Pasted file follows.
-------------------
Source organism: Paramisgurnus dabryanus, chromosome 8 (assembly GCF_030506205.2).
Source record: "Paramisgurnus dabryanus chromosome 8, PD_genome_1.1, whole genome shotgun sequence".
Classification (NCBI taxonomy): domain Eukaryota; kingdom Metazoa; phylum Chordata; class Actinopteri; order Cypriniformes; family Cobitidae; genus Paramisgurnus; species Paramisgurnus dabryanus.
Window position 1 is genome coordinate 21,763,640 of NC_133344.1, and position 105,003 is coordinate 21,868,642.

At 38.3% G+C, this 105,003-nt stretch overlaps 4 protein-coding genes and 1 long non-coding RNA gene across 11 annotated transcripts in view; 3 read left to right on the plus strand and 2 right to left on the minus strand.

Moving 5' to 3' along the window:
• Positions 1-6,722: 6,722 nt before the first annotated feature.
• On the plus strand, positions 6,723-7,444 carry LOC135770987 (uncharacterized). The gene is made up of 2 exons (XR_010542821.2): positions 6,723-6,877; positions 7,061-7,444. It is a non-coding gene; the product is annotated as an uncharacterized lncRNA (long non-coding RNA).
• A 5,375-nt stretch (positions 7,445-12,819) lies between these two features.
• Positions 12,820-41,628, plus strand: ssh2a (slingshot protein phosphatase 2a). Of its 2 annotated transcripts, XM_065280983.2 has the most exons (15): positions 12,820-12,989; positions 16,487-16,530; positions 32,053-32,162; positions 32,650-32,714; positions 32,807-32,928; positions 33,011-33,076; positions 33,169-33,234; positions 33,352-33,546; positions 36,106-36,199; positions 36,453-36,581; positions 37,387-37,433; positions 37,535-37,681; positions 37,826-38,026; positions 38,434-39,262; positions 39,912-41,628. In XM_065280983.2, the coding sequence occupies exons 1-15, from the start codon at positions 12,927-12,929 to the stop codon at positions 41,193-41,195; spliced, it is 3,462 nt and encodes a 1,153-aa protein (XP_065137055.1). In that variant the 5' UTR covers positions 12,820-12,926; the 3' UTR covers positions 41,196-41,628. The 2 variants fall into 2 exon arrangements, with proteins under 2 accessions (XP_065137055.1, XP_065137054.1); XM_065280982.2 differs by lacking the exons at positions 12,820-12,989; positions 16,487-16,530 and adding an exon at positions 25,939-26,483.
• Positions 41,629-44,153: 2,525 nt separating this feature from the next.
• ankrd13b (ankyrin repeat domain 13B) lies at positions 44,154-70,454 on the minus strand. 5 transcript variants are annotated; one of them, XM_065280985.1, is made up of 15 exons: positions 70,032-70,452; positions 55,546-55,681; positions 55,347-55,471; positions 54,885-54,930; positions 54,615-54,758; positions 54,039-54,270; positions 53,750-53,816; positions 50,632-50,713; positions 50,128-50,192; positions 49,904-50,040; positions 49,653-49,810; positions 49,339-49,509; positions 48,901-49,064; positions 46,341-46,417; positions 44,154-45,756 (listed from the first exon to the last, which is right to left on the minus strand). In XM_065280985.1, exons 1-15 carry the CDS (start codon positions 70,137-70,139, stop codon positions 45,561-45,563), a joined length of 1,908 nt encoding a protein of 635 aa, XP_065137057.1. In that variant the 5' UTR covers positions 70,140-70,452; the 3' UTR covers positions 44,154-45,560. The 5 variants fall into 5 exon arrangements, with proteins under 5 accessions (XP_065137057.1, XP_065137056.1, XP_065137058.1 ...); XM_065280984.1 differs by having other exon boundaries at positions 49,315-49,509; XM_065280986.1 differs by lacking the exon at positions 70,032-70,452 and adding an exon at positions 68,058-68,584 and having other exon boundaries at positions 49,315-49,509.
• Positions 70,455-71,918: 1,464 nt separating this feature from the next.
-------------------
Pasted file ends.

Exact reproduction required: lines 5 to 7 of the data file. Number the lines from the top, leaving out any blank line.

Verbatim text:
At 38.3% G+C, this 105,003-nt stretch overlaps 4 protein-coding genes and 1 long non-coding RNA gene across 11 annotated transcripts in view; 3 read left to right on the plus strand and 2 right to left on the minus strand.

Moving 5' to 3' along the window:
• Positions 1-6,722: 6,722 nt before the first annotated feature.